Introduction: Cardiac magnetic resonance imaging (CMR) is the gold standard for the assessment of left ventricular (LV) function. However, traditional sequences are time-consuming and require breath-holding. Our aim was to evaluate the image quality of LV functional assessment with a novel, accelerated, free-breathing cine sequence and to compare LV functional parameters between it and a traditional sequence.
Methods: This was a prospective cohort study of 31 patients with cardiomyopathy. All studies were performed on a 1.5 Tesla scanner. LV function was first determined using contiguous short axis slices covering the left ventricle from the base to the apex acquired with the standard cine sequence. Next, the accelerated sequence was acquired for each patient. The Wilcoxon Matched-Pair Sign Rank Test was used to compare image quality between the accelerated and traditional cine imaging sequences. Standard and accelerated left ventricular volumes and ejection fraction were compared using linear regression. Bland-Altman plots were then constructed to evaluate agreement, interobserver and intraobserver variability for left ventricular volumes and ejection fraction.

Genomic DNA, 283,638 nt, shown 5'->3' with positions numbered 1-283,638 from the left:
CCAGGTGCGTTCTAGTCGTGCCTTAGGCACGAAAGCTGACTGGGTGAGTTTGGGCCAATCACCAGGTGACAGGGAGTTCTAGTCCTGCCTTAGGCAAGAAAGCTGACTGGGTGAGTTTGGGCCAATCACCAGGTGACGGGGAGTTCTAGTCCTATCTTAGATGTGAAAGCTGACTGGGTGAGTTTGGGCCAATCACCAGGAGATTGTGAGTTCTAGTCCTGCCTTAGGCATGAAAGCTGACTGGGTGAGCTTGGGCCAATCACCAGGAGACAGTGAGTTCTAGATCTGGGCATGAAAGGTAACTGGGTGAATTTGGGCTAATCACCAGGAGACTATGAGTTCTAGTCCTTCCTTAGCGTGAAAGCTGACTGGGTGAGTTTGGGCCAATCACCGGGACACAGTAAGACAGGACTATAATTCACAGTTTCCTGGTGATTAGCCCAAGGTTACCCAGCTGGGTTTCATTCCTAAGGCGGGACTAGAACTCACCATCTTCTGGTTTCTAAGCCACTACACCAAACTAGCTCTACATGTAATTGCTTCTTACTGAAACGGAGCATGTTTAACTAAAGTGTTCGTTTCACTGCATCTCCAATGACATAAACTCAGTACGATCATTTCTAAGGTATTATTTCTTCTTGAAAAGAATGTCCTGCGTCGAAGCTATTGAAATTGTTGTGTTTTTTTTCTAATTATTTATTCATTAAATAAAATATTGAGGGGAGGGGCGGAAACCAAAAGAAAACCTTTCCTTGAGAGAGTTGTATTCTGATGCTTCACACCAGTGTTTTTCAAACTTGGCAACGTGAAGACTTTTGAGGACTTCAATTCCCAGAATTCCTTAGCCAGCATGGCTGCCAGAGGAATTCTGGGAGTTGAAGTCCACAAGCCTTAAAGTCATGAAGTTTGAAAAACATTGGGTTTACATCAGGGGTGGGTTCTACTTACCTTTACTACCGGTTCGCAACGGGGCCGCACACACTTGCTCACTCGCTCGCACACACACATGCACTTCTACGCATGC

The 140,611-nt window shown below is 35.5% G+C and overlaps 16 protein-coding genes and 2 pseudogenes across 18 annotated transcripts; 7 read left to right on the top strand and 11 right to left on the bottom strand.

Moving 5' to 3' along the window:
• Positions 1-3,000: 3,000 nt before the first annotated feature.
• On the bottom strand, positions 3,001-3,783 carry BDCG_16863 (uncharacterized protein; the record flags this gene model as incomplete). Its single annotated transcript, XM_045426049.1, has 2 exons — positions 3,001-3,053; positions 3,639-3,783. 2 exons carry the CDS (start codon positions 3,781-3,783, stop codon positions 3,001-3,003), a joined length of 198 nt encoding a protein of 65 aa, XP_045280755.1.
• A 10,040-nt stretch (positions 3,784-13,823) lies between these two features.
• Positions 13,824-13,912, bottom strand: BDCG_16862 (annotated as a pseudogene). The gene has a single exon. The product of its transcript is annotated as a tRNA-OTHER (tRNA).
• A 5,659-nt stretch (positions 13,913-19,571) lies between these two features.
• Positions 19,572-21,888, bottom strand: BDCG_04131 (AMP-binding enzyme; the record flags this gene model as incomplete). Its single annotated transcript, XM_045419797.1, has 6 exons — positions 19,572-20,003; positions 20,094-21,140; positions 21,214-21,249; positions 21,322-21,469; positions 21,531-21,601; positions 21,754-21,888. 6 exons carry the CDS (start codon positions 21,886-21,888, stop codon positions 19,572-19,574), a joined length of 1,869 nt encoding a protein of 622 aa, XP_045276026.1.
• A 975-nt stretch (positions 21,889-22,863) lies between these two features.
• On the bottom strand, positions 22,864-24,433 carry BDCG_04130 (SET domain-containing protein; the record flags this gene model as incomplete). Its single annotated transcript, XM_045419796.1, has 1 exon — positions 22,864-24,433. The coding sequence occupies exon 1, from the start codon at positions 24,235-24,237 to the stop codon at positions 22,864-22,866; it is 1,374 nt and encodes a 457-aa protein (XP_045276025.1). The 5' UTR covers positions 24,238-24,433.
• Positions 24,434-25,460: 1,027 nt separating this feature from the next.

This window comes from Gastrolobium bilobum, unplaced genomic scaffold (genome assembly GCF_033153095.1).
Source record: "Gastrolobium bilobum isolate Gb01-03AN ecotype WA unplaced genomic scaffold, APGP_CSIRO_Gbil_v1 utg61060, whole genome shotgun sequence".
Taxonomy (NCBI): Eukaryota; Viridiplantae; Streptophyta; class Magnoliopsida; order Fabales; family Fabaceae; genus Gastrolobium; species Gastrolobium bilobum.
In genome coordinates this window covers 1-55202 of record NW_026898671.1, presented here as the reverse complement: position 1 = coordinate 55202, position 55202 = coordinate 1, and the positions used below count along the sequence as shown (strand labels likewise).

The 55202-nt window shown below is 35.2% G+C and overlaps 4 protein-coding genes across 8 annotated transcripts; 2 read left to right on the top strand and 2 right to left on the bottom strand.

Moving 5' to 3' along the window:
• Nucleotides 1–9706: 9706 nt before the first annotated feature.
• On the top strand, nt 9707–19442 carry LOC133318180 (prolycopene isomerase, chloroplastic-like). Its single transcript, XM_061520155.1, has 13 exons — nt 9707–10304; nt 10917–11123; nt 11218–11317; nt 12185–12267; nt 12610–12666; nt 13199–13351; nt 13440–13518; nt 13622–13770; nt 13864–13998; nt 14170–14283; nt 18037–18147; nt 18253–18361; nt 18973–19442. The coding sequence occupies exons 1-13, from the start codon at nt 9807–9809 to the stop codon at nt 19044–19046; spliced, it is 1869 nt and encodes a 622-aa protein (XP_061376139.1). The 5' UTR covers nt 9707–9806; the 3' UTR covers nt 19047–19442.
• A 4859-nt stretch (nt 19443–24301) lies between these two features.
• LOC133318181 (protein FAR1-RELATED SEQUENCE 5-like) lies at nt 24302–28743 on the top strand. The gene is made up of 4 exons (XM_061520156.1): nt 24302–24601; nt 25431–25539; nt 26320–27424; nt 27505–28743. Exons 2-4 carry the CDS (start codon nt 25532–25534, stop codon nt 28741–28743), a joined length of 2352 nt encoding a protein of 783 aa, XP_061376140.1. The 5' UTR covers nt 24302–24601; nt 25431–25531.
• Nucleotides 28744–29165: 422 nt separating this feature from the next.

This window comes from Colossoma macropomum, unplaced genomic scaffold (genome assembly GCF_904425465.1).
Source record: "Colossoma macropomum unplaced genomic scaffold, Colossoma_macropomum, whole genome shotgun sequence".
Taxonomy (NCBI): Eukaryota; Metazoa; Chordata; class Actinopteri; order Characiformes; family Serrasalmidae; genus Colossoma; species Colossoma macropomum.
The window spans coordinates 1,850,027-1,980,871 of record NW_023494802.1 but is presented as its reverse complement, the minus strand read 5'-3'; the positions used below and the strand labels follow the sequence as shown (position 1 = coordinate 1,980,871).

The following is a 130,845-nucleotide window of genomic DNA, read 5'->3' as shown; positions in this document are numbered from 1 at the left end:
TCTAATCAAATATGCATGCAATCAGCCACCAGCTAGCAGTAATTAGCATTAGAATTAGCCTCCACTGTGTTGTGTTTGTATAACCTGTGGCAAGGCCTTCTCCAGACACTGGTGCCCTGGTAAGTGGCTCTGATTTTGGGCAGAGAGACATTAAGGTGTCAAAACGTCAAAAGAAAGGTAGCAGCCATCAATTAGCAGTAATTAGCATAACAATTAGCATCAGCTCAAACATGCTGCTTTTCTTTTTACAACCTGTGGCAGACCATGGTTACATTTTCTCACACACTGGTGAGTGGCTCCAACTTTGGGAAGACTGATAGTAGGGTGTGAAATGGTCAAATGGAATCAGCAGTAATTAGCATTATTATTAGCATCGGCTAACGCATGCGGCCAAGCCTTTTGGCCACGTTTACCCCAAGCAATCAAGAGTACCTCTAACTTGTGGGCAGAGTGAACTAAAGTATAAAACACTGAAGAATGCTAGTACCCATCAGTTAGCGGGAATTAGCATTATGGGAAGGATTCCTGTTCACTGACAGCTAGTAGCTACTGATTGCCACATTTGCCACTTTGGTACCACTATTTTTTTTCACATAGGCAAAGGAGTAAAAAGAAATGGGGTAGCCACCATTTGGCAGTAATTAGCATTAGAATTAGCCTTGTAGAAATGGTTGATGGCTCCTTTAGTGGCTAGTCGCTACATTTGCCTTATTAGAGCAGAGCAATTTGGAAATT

Results: Mean acquisition time was 29 s for the accelerated sequence vs. 410 s for the traditional sequence. Qualitative assessment of image quality was similar for both sequences (p = 0.23). There were no significant differences in terms of LVEDV, LVESV, LVSV, LV mass and LVEF when calculated from either sequence with very good agreement between the standard and accelerated sequences. The mean differences with 95% limits of agreement were as follows: LV mass (-0.6, -22.9 g, 21.6 g), LVEDV (5.1 mL, -18.4 mL, 28.9 mL), LVEF (-0.3, -5.4, 4.7), LVESV (4.0 mL, -12.0 mL, 20.0 mL), LVSV (1.1 mL, -13.3 mL, 15.5 mL). Interobserver variability ranged from 0.1 to 6.3% while intraobserver variability ranged from 0.1 to 1.8%.
Conclusions: The accelerated free-breathing cine sequence performed similarly to standard of care multi breath-hold cine imaging and was acquired in a fraction of the time without the need for breath-holding. If applied to clinical practice, this sequence can significantly reduce scanning time and facilitate CMR scanning in those patients who are unable to breath-hold.
Keywords: Accelerated magnetic resonance imaging; Cardiomyopathy; Free-breathing cine imaging.
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